Kirk Backs O’Hare Expansion Plan
CHICAGO (WBBM/CBS) — U.S. Sen. Mark Kirk threw his support behind the plan to expand O’Hare International Airport on Friday, as Mayor Richard M. Daley called for completing the massive project despite concerns about bond ratings at O’Hare.
As WBBM Newsradio 780’s Craig Dellimore reports, Kirk said that it’s vital for the Chicago area’s economy that O’Hare complete a project to reconfigure its runway system to an east-west parallel layout.
LISTEN: Newsradio 780’s Craig Dellimore reports
The freshman senator pledged to secure $60 million in funding needed to keep the project moving forward.
The Chicago Tribune reported earlier this week that Moody’s has downgraded some of the bonds the Chicago Department of Aviation has used to help pay for the O’Hare Modernization Program and other endeavors.
Moody’s says it took the action primarily because the city has been unable to get financial support from the airlines.
As WBBM Newsradio 780’s John Cody reports, Mayor Daley said Friday that airport expansion projects have a 20-year lead time and that the project is being done to benefit travelers, not airlines.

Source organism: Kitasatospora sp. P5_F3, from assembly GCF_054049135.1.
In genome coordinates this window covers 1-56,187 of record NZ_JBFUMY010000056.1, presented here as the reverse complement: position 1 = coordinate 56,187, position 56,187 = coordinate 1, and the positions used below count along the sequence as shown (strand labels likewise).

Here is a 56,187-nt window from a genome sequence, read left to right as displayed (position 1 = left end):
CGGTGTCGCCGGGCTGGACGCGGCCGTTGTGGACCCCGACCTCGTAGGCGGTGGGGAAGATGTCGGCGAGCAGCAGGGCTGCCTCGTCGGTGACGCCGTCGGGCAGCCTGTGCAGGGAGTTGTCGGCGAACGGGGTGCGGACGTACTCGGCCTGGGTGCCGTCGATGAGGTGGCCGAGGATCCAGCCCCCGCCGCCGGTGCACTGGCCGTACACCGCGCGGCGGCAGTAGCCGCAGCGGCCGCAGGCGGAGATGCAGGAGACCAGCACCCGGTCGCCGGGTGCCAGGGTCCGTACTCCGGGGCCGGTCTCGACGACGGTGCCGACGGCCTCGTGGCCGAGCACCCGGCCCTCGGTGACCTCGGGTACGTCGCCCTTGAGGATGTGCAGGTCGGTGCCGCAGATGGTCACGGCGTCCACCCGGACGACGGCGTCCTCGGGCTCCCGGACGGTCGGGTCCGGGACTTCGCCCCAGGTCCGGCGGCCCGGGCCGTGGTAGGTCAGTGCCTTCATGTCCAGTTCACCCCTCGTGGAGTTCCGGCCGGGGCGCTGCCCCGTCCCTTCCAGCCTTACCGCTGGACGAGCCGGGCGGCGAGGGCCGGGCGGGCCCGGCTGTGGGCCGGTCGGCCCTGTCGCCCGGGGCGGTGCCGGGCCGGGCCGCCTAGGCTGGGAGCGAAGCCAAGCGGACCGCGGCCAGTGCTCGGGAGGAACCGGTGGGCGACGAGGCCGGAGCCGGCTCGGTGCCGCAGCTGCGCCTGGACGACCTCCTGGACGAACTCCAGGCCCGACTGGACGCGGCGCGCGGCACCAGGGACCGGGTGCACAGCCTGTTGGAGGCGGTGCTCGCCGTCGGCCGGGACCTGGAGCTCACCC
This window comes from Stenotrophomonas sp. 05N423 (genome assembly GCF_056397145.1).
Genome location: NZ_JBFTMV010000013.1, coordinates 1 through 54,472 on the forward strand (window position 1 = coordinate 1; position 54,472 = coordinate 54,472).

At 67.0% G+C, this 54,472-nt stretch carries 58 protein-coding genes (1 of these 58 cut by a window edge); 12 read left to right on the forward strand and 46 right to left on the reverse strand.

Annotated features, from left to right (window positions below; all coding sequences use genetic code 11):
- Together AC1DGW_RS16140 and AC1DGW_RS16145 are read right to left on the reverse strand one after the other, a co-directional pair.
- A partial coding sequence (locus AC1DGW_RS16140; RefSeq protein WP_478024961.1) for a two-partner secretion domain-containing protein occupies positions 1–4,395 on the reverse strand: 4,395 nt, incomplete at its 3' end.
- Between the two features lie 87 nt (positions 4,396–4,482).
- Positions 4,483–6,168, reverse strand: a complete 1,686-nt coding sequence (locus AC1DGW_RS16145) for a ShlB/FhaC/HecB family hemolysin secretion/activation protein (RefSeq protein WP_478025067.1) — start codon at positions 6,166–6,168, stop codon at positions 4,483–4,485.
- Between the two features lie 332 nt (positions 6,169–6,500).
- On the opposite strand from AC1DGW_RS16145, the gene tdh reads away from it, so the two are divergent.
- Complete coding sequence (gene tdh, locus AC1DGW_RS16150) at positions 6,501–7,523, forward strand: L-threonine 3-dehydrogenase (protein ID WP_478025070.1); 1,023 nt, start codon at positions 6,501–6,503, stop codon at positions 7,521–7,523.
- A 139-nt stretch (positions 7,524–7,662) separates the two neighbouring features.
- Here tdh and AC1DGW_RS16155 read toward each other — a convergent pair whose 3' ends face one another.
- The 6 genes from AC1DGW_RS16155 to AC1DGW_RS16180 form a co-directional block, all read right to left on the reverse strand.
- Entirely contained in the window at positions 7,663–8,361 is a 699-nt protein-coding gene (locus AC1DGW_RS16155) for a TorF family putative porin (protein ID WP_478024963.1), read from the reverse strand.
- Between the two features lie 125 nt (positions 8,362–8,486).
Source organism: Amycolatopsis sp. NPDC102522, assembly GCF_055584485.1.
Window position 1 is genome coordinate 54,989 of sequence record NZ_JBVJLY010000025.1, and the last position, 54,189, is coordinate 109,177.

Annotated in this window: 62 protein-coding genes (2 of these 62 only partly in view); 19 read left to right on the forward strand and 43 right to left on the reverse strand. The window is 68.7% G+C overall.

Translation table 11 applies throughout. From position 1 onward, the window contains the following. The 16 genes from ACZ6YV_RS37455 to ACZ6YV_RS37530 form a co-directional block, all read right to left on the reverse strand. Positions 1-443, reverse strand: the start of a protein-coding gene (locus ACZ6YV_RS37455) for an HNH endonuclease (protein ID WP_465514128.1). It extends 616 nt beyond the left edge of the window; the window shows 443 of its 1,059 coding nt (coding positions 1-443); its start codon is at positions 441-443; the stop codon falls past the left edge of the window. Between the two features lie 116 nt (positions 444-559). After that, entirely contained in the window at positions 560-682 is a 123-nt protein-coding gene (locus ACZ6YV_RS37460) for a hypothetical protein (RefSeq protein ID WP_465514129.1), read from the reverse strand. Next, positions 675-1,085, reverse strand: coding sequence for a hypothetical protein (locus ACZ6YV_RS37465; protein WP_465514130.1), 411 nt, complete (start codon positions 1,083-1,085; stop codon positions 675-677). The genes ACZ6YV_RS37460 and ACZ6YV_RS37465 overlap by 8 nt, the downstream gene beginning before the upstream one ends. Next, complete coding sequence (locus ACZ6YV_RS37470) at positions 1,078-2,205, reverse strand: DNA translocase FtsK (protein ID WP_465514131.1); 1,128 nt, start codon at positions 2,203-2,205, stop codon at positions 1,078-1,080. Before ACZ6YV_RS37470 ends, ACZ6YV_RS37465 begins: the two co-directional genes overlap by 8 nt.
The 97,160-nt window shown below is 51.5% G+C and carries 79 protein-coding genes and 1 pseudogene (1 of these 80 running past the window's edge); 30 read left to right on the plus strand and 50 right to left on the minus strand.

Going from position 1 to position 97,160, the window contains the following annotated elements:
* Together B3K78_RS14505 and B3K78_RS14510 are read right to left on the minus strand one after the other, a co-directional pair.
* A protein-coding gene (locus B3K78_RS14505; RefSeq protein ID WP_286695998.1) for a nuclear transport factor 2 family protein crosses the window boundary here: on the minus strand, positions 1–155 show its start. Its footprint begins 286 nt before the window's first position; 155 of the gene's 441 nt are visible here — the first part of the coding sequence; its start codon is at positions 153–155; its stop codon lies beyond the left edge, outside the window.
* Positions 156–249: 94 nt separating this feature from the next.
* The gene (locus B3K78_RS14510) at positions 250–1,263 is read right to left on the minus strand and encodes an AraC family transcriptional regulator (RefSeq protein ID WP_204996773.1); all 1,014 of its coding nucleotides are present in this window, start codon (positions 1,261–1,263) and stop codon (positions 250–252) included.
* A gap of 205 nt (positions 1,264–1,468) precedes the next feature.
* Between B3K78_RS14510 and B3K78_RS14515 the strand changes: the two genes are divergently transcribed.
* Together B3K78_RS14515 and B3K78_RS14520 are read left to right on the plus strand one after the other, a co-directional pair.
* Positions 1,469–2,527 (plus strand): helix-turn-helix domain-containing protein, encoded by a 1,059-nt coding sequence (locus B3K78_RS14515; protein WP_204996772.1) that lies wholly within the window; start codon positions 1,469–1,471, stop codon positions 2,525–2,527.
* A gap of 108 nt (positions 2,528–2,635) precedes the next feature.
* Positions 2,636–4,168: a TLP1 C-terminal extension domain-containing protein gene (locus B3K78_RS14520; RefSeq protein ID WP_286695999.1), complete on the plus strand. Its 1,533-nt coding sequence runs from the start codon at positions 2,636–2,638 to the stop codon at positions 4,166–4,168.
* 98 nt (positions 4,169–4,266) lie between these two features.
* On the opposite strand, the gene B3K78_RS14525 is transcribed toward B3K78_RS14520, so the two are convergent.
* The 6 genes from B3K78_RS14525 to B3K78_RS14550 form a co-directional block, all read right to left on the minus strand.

LISTEN: Newsradio 780’s John Cody reports
“They agreed to do it at the beginning – American, United, everybody – when we first did it,” Daley said. “I mean, this is about 11 years ago or more, and now they disagree. But I’m sorry, but we don’t build the airport for those airlines. We build the airport for the passengers.”
Daley says if Chicago stops runway expansion now because of bond warnings, it will have to return to the beginning and add five years to the project.
United and American airlines have said that, while they continue to back new runways at O’Hare International Airport, sources have told the Tribune the airlines contend that the project as currently constituted is not fiscally responsible.
The airlines have balked at continuing with the remaining $3.7 billion of the expansion plan. They have also reportedly warned of legal action in regard to future bond sales.
Kirk said he and fellow U.S. Sen. Dick Durbin hope to bring the airlines back to the table.
“I think we’ve also listened to cost concerns during a recession, so the western terminal goes on a slower track,” Kirk said, referring to delayed plans to add western access to the airport. “But as a public leader, what I want to say is that it is critical for the future of our economy and jobs that the runway projects continue.”
Earlier this year, the City Council approved a plan to issue $1 billion in bonds for the O’Hare expansion project.
The project calls for building one new runway, extending another runway and relocating a third. A new northern runway opened in November 2008, and about 500 former homes and businesses in west suburban Bensenville are being demolished to make way for the expanded airport.